Therapy is the pursuit in which we reveal our truth, our essence -- in which we discover our true name. The dwarf, the stranger, the trickster are merely versions of an animus that is attempting to thwart us from that discovery. When we are confident in our inner work we understand that the answer is within. Hence in a German version of the story "Kugerl," we read, "The girl was satisfied with this answer, and she went home."

The hungry ghosts, the imps, and those inner beings who seek to take from us manipulatively are overcome by speaking their names: Rumpelstiltskin, Hipche-Hipche, Doubleturk. The answer, of course, is found at home, or within.

"If my bride knew that my name is Doubleturk, she wouldn't take me!"

Within you -- and within each client you work with -- are the parental images you have taken in throughout your early years. Also there is the authoritarian voice or image, the part of you with a will to power in the name of protection, in the name of survival. And finally there is the essence, the kernel of yourself, your own soul or psyche which is the one that needs to rise to the challenge and free itself from the chains and oppression of the family matrix, outmoded, anachronistic, and irrelevant as it is now.

This idea of having power over something you can name has great relevance in family exploration in psychotherapy. As we work, as therapist or client, through the mazes and labyrinths of our family history, clarity arises from our acts of naming. As we get these words, notions, and descriptions "right" -- that is more true, more vivid, more real -- so family conditioning loosens its hold progressively over our lives. When finally we have the word for it (figuratively), our attachments dissolve.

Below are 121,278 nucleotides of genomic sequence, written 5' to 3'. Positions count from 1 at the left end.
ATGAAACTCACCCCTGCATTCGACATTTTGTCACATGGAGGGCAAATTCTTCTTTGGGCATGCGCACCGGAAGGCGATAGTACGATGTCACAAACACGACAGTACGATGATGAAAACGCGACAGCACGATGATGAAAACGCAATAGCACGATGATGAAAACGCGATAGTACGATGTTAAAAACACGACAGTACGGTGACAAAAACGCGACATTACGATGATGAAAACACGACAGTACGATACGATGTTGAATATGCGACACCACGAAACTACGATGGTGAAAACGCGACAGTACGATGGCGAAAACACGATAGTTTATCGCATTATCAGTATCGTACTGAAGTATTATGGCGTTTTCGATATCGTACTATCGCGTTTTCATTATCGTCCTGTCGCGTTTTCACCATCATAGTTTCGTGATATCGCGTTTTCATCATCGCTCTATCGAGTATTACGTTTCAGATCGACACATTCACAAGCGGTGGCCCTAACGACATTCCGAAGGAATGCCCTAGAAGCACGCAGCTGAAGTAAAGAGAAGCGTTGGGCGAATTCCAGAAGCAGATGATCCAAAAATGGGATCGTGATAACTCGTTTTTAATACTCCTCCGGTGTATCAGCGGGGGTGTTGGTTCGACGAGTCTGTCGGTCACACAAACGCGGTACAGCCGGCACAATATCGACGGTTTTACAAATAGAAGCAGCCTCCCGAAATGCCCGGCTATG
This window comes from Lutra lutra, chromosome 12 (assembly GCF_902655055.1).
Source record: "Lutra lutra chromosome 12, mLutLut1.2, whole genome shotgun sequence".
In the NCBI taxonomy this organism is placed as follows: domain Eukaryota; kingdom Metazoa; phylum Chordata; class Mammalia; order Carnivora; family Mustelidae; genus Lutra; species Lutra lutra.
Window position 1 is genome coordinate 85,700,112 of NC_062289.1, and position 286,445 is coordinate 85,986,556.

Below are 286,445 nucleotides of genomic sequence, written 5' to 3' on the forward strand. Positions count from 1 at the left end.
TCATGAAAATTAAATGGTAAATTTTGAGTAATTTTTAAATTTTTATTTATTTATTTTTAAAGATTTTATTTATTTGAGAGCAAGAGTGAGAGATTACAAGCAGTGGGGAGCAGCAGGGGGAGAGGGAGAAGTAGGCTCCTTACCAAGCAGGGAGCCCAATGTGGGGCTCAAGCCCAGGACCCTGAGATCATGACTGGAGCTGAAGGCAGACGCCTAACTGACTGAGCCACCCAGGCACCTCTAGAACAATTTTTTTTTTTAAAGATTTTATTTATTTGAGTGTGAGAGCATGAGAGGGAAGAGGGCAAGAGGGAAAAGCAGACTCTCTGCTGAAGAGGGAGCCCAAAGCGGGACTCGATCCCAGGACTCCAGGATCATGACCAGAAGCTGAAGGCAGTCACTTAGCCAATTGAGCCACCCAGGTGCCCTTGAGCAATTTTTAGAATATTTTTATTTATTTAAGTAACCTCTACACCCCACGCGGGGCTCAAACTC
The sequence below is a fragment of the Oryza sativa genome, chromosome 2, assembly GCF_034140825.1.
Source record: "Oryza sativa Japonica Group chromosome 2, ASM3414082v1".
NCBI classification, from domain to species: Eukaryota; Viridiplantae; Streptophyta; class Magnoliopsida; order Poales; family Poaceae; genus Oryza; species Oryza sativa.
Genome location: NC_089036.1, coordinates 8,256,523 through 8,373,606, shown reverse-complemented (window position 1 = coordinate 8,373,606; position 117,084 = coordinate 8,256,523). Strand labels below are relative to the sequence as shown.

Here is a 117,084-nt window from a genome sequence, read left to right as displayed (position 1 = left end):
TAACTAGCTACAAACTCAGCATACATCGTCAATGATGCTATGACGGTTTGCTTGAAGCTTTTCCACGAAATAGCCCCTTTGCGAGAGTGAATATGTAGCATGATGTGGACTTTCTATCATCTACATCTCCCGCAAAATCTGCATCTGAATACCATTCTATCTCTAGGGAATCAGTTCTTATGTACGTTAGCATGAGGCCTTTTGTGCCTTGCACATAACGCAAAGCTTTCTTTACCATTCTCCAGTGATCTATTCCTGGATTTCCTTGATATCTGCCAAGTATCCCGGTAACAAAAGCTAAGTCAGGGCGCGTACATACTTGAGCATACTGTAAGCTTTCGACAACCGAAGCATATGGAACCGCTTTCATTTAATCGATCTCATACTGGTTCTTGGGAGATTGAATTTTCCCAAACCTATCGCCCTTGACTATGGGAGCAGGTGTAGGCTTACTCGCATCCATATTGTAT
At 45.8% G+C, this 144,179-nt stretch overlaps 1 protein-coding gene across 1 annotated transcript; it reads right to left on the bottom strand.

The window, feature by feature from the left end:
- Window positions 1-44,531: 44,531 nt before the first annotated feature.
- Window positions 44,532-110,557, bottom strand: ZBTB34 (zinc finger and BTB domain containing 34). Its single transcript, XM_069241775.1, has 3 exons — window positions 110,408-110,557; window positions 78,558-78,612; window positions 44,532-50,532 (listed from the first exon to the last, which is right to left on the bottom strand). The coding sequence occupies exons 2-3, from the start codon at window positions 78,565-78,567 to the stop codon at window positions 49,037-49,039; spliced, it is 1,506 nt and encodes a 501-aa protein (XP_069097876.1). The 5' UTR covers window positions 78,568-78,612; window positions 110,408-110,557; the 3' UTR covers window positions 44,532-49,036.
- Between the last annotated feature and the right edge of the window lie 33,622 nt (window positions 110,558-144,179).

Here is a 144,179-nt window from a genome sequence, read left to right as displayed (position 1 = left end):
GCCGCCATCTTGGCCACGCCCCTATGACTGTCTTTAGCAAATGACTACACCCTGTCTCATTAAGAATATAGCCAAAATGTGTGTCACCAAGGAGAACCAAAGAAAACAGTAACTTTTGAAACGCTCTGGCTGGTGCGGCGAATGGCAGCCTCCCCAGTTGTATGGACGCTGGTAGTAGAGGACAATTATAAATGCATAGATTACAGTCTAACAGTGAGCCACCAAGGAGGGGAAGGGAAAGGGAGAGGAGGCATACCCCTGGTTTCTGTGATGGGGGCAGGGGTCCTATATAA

Naming the stranger, the dwarf, the half person is by reflection naming ourselves. By naming what we reject, we recognize what we are prepared to accept. What your client aspires to, what motivates them, their intentionality and their attitude and resilience to overcome challenges and discover their true nature -- these are the qualities that determine the outcome of their personal process. Will they discover themselves or not? Will they take the complete course -- the one that only they can know, the one that is designated within them -- and learn to speak their own name?

Discovering the name of the trickster reveals to us our own truth, our own completeness, our wholeness and wholeness has been the goal of depth psychotherapy since the Upanishads, since counseling began.

Fairy tales are of childhood. The characters and the narratives are like family stories, symbolic of inner dynamics and reflective of the time when we are learning to make sense of the world, when everything appeared to be black and white.

Here I sit, carving gold,
My name is Holzrührlein Bonneführlein.
If the mother knew that,
She could keep her daughter.

("Dwarf Holzrührlein Bonneführlein" in Märchen und Sagen aus Hannover 1854)

Richard Harvey is a psycho-spiritual psychotherapist, spiritual teacher, and author. He is the founder of The Center for Human Awakening and has developed a form of depth-psychotherapy called Sacred Attention Therapy (SAT) that proposes a 3-stage model of human awakening. Richard can be reached at [email protected]

Blog entry #171